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'Secret Path' to return with 'recreation' concert telling Chanie Wenjack's story

Gord Downie performs on stage in Toronto, on Friday October 21, 2016. Gord Downie's "Secret Path" concert is returning to the stage as part of a live "re-creation" project. THE CANADIAN PRESS/Chris Young

TORONTO — Gord Downie’s “Secret Path” concert is returning to the stage as part of a live “re-creation” project.

Three years after the late Tragically Hip frontman performed his concept album at Toronto’s Roy Thomson Hall, some of the artists who brought the story of Chanie Wenjack to life are planning an encore of sorts at the same venue Oct. 19.

The new version incorporates the original band from Downie’s “Secret Path” shows, a cast of dancers and surprise guests who will “create a fully immersive and cultural experience that celebrates Indigenous history and commemorates the lives of Gord and Chanie.”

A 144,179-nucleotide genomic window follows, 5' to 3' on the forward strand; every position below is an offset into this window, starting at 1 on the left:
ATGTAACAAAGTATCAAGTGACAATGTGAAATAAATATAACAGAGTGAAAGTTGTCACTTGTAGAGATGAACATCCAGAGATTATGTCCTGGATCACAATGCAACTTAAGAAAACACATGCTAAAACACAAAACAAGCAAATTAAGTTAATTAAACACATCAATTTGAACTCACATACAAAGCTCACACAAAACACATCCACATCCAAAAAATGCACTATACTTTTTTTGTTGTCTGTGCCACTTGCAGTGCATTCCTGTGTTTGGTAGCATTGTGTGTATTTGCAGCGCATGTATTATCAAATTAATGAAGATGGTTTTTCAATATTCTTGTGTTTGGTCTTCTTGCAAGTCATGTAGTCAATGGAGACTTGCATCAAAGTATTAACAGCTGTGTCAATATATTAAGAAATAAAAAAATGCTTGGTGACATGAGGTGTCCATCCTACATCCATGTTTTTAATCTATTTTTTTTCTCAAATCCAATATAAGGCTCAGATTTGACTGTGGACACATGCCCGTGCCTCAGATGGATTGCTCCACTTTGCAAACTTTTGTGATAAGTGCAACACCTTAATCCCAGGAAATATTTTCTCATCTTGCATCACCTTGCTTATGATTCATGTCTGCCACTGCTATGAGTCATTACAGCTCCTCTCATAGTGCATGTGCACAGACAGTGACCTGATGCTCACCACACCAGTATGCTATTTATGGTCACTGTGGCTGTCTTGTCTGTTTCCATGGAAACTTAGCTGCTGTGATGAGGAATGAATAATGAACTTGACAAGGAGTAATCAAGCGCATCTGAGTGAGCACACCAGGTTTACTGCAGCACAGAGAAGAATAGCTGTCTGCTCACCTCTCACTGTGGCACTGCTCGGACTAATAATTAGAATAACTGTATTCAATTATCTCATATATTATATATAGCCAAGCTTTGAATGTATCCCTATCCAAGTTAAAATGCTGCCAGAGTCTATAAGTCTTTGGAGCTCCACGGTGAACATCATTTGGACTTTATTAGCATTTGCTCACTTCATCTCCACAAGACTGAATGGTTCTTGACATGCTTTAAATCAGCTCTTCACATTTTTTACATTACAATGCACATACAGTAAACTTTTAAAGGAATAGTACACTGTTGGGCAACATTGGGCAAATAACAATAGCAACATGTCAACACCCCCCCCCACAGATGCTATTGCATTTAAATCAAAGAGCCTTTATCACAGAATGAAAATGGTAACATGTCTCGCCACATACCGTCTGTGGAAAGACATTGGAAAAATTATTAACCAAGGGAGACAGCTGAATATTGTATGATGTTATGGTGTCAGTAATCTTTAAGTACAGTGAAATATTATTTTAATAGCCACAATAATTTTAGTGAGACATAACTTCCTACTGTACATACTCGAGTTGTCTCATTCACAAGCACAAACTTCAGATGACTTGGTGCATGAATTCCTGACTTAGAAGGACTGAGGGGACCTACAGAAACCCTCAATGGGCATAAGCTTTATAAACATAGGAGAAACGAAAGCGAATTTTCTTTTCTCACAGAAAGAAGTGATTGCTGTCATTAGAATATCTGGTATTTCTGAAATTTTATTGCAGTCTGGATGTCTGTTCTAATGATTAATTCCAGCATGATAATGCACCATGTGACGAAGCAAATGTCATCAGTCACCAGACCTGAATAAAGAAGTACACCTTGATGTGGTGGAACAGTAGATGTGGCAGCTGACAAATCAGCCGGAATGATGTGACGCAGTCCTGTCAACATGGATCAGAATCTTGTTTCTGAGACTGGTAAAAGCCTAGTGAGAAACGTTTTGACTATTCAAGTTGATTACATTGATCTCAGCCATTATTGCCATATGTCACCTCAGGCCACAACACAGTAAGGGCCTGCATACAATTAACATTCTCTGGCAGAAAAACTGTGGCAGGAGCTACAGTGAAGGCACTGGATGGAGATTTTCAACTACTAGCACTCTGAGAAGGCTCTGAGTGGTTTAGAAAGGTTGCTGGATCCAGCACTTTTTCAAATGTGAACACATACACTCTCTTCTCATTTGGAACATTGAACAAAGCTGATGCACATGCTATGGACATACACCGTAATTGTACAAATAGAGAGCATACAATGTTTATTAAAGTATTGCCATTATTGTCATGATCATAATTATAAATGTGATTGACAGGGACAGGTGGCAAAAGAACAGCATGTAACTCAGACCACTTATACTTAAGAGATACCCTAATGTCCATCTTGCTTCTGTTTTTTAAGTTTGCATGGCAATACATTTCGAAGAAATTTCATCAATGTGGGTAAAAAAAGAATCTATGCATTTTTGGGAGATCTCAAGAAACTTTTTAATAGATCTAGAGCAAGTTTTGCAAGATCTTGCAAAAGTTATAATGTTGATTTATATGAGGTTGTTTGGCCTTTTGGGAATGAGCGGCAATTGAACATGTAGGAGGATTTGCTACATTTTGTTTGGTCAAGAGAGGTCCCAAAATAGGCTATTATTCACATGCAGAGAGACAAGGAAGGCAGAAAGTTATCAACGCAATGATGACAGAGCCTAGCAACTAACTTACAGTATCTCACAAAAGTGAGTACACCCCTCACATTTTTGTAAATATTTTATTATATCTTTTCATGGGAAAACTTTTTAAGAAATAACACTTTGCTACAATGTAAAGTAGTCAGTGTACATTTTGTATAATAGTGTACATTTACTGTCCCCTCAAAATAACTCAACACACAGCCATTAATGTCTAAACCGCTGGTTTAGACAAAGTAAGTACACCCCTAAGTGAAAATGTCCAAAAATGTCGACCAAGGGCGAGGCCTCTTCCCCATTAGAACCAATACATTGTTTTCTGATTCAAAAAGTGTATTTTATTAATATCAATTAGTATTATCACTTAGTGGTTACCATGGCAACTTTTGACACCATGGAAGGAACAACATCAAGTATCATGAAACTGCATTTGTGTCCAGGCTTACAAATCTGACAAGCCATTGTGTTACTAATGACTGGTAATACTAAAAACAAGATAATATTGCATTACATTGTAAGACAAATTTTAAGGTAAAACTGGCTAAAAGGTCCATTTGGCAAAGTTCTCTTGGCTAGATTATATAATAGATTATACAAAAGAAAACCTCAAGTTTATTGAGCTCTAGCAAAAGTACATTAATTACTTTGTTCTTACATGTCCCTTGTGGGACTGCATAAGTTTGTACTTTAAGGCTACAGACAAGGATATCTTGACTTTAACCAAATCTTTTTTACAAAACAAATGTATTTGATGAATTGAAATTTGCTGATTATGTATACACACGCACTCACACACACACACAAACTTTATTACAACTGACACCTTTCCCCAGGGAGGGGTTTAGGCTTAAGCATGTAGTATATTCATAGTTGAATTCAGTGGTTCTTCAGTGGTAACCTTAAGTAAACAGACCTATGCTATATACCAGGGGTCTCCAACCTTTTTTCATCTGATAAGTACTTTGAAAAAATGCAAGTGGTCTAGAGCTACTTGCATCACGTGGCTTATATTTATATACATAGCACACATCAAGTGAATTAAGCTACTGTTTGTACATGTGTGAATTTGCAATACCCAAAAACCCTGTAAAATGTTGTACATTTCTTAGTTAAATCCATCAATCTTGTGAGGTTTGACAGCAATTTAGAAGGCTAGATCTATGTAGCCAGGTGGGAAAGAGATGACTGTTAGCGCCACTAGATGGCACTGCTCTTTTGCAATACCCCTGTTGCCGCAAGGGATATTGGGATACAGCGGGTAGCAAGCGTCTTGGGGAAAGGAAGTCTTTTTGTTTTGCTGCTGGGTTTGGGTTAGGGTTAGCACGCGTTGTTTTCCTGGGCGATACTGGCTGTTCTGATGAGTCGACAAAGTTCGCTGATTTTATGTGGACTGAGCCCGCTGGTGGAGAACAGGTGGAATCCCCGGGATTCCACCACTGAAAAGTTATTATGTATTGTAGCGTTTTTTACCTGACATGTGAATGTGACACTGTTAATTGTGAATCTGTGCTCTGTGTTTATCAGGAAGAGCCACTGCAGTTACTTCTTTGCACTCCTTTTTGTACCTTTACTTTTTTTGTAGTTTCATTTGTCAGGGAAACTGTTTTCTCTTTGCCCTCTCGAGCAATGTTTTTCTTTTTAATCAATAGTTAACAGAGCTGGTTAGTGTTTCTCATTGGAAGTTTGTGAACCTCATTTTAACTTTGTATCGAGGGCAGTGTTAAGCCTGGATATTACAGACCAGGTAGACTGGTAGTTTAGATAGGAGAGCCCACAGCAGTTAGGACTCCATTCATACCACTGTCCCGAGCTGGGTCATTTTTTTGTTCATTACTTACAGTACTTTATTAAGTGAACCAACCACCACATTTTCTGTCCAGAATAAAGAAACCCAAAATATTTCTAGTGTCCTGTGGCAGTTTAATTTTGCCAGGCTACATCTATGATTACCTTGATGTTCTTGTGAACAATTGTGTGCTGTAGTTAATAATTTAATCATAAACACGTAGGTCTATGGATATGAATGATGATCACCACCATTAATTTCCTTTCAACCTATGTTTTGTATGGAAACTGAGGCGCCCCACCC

Downie launched his “Secret Path” project in October 2016 after revealing he had been diagnosed with terminal brain cancer. The album recounted the story of a 12-year-old Ojibwe boy who died while trying to escape an Ontario residential school in 1966.

It was comprised of a music album, a graphic novel by Jeff Lemire that illustrated Wenjack’s life and an animated film featuring Downie’s songs.

Following its release, Downie’s brother Mike launched the Gord Downie & Chanie Wenjack Fund to encourage reconciliation between Indigenous and non-Indigenous peoples in Canada.

Last year, the fund introduced Secret Path week, an annual event running Oct. 17 to 22 that encourages people to learn about the history of residential schools.

Organizers say proceeds from the “Secret Path” concert will go towards the fund. Tickets are on sale through Roy Thomson Hall’s website.

Downie died Oct. 17, 2017 at the age of 53.


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The Canadian Press